Fred Taylor has always had a little extra incentive for games against the Titans. After all, the Titans are the team that took from Taylor his best chance of playing in the Super Bowl.
"I can't speak for my teammates, but the incentive for me is that they're the Titans. I've been playing that team since I got in the NFL, my entire career," Taylor said this week, as the two teams prepared for a game on Sunday that is being billed as something bigger than it may actually be.
Consider the two teams' incentive for winning on Sunday.
• The 9-0 Titans are trying to become only the second team in NFL history, and in as many years, to post a perfect 16-0 record. So, is that a strong incentive? What is the Titans' real incentive for winning? They're so far ahead in the AFC South and homefield advantage races that a loss will still leave them with a cushion.
• How about the 4-5 Jaguars? Yeah, this is a "big" one for them because a win would even their record and allow them to cling to flickering postseason hopes for at least one more week.
So what's big about this one? It's big because these are two rivals, one of whom has made a habit of spoiling the other's fun and now the Jaguars would like to return the favor.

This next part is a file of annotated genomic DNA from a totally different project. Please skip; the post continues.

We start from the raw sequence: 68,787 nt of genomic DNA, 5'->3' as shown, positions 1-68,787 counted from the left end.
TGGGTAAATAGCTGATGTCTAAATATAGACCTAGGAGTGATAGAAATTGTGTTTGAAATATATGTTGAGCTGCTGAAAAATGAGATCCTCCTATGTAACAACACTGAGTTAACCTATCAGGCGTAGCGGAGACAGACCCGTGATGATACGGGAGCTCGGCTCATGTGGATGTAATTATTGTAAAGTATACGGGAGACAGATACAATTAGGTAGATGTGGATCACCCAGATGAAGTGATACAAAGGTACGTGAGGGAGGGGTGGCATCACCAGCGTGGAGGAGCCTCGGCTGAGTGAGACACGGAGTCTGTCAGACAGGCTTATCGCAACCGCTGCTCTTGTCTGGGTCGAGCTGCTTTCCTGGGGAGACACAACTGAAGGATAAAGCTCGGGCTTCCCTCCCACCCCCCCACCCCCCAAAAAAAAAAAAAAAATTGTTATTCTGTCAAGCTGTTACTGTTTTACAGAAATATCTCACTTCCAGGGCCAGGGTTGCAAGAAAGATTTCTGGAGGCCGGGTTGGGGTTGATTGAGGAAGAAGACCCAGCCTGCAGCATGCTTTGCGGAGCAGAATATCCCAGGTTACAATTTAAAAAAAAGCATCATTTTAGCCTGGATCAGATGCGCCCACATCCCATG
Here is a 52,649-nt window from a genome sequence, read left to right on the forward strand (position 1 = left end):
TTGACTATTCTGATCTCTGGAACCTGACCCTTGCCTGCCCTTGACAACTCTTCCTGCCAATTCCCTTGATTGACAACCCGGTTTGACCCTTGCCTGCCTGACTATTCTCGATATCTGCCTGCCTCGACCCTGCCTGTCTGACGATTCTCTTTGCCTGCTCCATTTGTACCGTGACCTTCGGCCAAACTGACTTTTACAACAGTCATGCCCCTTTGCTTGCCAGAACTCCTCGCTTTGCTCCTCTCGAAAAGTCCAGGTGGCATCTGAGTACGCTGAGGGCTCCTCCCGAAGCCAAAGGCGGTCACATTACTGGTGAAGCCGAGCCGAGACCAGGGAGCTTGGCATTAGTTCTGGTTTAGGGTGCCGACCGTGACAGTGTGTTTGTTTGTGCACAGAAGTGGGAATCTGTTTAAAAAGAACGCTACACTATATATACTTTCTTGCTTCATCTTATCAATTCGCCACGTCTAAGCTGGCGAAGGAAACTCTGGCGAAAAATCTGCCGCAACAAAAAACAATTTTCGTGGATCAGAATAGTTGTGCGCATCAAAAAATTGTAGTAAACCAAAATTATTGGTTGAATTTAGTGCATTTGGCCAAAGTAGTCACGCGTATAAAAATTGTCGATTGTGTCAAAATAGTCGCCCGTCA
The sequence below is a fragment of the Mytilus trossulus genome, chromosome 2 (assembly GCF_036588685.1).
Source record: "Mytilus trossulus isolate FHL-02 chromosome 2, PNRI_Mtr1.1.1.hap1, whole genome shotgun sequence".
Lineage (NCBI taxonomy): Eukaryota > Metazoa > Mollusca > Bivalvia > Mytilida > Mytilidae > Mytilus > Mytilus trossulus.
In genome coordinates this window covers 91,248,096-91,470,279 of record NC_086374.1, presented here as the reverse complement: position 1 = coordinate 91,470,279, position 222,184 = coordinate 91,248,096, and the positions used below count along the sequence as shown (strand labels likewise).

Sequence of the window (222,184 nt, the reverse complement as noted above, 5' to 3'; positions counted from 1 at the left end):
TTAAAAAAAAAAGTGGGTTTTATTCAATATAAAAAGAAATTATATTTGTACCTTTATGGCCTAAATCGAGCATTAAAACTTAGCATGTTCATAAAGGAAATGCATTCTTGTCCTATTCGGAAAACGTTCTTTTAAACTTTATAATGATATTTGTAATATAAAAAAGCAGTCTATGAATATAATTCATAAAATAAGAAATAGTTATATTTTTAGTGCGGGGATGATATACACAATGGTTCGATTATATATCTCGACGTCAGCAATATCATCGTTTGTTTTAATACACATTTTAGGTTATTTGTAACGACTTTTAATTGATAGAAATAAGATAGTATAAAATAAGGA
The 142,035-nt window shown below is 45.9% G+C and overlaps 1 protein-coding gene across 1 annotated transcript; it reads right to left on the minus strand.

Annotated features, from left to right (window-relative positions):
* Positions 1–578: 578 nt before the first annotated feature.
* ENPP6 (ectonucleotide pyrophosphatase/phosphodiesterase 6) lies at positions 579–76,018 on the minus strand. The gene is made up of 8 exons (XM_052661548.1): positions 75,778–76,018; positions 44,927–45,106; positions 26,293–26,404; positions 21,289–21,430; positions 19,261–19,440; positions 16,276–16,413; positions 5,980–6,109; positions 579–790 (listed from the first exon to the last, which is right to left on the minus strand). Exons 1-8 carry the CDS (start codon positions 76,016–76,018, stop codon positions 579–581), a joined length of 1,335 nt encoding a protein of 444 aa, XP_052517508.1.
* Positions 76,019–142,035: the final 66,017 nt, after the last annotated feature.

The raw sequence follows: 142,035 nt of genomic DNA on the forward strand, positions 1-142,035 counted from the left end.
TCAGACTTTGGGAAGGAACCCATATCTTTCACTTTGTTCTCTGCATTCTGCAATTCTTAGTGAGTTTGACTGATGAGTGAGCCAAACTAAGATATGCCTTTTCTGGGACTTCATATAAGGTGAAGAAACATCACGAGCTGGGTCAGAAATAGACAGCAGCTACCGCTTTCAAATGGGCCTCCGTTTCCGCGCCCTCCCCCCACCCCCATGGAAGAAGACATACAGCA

"We were 30 minutes away from all of our goals and our dreams," Taylor said, referring to the Titans' second-half rally to win the 1999 AFC title game in Jacksonville.
Let's flash forward, if you don't mind. After all, that was nine years ago.
The 2008 Titans are the only undefeated team in the league. They have jumped out to a lead over the Colts and Jaguars no one predicted. This has been a special season for a team that lost its starting quarterback in a season-opening win over the Jaguars, and found a quarterback who appears to be a perfect match for what the Titans like to do, which is to say run the ball, convert third down and control time of possession.
"Every team is beatable. I don't want to get into the record part of it but every team is beatable. I'll say that," Taylor said, without saying too much. Taylor's remarks, however, left little doubt that he believes the Jaguars can beat the Titans.
The Jaguars won't beat the Titans if they don't protect quarterback David Garrard better than they did in the first game between the two teams, when Garrard was sacked seven times and threw two interceptions.
"It is very important but also getting the ball out of my hand faster; not waiting for things to develop downfield as long. Just keep the chains moving; that's what's important. I have to make sure I stay upright," Garrard said.
"We think we can beat anybody," Garrard added when asked if he believes the Jaguars can beat the Titans, "but everybody has to show up. We have to be better than we were the first week; much better than we were the first week."